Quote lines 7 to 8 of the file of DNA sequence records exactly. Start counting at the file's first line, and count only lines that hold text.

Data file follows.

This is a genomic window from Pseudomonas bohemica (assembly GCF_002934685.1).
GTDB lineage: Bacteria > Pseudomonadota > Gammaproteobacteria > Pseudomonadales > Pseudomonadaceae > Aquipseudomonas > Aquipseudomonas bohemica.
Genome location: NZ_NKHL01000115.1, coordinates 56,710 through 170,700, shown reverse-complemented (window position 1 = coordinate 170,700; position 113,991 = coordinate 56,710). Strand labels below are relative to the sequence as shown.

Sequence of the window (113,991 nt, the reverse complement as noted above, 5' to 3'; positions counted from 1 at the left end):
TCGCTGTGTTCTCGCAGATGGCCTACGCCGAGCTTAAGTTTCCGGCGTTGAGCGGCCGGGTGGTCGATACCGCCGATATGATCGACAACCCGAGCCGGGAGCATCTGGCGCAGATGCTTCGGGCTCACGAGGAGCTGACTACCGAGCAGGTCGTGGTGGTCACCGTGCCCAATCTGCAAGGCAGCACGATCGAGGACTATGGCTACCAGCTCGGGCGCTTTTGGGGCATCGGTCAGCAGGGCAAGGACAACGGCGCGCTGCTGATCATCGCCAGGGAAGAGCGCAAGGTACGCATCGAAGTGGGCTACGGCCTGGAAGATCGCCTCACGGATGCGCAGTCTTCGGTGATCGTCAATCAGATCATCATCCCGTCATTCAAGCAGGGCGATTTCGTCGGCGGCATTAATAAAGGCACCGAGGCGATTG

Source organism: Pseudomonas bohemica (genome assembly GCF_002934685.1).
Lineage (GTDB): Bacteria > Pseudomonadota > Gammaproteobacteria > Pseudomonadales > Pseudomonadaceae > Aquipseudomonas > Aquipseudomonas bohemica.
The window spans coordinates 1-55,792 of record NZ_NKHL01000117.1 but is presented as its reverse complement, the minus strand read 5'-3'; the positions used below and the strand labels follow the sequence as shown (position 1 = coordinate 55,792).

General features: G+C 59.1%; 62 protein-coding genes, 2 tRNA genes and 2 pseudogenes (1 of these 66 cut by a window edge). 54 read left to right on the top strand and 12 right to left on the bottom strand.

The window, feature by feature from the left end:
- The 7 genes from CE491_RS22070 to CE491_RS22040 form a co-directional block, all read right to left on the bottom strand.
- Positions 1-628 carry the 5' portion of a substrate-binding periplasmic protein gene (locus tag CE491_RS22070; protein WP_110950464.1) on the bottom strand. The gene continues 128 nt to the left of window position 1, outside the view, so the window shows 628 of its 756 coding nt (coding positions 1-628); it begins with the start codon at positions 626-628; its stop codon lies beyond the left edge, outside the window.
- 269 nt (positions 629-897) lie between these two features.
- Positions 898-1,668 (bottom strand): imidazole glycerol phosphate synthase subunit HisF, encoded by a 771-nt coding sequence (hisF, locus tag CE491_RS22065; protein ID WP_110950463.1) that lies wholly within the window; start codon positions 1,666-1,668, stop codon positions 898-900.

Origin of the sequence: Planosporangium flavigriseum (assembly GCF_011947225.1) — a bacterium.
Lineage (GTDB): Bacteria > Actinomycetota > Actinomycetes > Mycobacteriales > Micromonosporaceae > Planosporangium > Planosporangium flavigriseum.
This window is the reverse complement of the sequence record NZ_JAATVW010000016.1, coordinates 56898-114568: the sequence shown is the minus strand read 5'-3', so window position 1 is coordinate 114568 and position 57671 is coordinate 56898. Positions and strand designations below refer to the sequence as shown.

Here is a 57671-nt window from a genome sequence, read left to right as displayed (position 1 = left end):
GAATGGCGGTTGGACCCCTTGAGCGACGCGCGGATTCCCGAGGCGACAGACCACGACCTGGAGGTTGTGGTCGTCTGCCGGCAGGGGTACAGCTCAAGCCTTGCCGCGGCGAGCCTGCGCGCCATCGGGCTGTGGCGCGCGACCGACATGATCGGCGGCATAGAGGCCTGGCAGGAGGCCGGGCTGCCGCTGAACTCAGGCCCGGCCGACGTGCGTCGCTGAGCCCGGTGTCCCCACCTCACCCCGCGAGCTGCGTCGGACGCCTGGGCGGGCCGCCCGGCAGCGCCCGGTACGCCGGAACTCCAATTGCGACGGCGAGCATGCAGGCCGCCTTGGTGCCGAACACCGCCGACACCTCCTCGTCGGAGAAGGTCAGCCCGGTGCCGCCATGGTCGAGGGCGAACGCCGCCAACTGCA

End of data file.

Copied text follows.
Lineage (GTDB): Bacteria > Pseudomonadota > Gammaproteobacteria > Pseudomonadales > Pseudomonadaceae > Aquipseudomonas > Aquipseudomonas bohemica.
The window spans coordinates 1-55,792 of record NZ_NKHL01000117.1 but is presented as its reverse complement, the minus strand read 5'-3'; the positions used below and the strand labels follow the sequence as shown (position 1 = coordinate 55,792).